Fewer than six months after Uber offloaded its self-driving tech development unit, Lyft is ditching its own too.
Lyft is selling its self-driving unit to Woven Planet, a subsidiary of Toyota, in a cash deal worth $550 million, both companies announced on Monday afternoon.
The deal, which constitutes $200 million upfront and the rest over the next five years, takes Lyft’s self-driving tech development expenses off its ledgers and also locks in Woven Planet to a partnership that will see the subsidiary using Lyft’s platform to commercialise and manage its future robotaxi services.
The acquisition will see Lyft’s existing autonomous vehicle development team, known as Level 5, move under Woven Planet Holdings’ umbrella; Lyft’s own consumer-experience and fleet management team focused on AV will stay in-house, rebranding from Lyft Open Platform to Lyft Autonomous.
“Not only will this transaction allow Lyft to focus on advancing our leading Autonomous platform and transportation network, this partnership will help pull in our profitability timeline,” said Lyft co-founder and president John Zimmer in a statement, adding that the deal, if closed on the planned timeframe, would get the company on a better track towards profitability.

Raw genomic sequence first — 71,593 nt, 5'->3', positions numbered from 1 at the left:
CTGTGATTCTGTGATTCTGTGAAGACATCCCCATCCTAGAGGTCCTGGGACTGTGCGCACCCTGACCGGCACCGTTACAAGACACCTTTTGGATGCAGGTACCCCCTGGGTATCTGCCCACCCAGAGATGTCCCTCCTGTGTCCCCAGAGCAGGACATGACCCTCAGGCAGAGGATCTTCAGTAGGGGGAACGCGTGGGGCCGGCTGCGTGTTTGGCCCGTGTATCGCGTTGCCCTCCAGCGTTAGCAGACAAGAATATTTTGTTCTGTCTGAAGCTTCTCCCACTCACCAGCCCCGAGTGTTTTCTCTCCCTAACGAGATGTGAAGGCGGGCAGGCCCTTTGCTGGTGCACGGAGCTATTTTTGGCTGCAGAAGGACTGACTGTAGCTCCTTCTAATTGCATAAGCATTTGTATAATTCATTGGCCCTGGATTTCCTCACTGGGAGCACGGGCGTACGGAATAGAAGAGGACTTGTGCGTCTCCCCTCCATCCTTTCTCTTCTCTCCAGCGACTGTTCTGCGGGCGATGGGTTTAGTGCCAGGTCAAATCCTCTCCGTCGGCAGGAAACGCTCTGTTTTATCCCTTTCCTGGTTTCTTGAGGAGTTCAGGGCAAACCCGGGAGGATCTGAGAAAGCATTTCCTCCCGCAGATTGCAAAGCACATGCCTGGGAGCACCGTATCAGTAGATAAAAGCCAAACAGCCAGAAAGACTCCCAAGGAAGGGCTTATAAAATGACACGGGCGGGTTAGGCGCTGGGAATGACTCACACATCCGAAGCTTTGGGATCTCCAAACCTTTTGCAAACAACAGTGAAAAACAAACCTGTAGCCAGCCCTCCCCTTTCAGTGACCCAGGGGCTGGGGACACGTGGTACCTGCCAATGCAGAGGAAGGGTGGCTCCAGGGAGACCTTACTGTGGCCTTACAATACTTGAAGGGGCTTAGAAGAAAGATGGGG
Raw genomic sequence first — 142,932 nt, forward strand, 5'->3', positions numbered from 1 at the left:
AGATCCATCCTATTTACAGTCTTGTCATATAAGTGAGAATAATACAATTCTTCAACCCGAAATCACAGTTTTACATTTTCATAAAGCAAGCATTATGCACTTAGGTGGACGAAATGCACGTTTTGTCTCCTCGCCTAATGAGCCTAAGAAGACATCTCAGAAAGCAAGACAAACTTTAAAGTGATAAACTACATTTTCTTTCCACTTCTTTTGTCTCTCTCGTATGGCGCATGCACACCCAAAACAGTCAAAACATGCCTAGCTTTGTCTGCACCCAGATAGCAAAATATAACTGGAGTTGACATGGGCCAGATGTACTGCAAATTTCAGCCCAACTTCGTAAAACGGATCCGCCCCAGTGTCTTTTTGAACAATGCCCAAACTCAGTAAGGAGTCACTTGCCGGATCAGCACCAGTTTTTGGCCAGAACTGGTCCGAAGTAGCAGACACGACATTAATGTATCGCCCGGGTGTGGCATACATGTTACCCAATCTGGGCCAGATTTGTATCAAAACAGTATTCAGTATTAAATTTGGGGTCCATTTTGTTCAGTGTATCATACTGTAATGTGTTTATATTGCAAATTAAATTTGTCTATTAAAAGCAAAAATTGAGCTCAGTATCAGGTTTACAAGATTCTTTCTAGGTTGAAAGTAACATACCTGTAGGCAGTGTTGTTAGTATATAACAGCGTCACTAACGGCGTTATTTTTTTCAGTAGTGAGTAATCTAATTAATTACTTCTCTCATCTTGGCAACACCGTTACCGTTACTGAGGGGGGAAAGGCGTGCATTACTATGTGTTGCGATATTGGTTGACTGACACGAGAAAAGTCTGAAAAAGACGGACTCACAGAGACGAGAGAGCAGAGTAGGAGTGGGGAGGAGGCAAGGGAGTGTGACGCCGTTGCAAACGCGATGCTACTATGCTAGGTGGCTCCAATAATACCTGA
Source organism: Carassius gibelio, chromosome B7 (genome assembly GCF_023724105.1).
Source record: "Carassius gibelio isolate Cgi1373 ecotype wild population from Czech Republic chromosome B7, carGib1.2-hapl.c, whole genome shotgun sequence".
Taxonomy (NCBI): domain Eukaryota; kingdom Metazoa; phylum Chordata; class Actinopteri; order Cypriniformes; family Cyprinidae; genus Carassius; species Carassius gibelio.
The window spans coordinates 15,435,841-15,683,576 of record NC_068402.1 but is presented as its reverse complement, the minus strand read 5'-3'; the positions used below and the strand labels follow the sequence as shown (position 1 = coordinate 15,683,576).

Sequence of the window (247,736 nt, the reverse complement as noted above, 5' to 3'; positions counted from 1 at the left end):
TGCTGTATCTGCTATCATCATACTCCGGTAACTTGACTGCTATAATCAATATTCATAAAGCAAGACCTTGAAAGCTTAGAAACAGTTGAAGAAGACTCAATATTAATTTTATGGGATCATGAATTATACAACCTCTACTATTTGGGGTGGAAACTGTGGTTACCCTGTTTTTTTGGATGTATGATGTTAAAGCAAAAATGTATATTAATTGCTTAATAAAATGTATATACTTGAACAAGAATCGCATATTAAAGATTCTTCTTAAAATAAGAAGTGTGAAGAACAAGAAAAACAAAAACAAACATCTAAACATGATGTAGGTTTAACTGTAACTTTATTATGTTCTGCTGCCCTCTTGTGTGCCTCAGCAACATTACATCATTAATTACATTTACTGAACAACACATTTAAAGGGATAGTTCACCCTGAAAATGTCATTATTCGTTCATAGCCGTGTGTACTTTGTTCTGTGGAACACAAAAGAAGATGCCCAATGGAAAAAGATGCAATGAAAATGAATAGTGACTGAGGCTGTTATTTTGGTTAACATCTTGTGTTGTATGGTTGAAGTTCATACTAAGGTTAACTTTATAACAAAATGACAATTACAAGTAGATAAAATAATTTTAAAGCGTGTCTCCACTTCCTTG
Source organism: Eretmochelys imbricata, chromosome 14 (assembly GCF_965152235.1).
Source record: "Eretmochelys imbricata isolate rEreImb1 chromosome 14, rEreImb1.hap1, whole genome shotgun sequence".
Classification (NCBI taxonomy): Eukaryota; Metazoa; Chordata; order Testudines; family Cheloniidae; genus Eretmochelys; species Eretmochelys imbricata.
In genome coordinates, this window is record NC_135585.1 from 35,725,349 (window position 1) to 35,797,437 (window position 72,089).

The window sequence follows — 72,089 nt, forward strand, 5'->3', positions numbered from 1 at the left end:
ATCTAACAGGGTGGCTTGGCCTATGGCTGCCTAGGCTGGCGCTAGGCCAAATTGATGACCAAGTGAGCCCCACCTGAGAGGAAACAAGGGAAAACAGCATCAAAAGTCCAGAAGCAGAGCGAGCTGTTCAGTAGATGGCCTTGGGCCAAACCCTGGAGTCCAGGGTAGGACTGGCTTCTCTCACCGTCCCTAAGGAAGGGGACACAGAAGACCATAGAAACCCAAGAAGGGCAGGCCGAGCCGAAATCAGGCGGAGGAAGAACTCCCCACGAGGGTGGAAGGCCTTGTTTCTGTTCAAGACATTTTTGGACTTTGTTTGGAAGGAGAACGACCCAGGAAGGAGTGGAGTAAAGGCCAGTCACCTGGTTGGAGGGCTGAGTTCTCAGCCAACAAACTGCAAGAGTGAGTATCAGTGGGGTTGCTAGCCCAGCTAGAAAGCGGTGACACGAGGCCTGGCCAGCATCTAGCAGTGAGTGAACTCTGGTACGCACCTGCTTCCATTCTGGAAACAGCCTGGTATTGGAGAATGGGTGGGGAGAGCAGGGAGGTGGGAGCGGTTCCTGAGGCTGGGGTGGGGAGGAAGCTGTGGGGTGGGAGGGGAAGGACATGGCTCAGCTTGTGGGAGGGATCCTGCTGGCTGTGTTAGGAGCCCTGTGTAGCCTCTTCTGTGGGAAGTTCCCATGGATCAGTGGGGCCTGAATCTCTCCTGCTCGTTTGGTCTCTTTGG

That’s serious business for Lyft, as well as Uber — both of which have seen ridesharing suffer during the pandemic, for obvious reasons. Both companies have been throwing cash bonuses at drivers to get them back on the road, as driver numbers dropped hugely during the multiple peaks of the pandemic. And both companies scored a huge win last year with the passage of Proposition 22 in California — which kept the balance of power firmly on the companies’ side rather than on that of workers. If that vote had gone the other way, and inspired a domino effect of gig worker labor organizing across more markets, the potential for human drivers to become a significantly bigger expense possibly could have shifted corporate priorities towards autonomous vehicle development rather than away from them.
While there are pilot robotaxi programs already in operation, including Lyft’s own partnership with Hyundai-Aptiv venture Motional, and the idea of driverless riding has become a bit more palatable in our newly germaphobic society, Lyft and Uber are betting that they’re better off dumping expensive R&D units while locking in platform partnerships with their new buyers.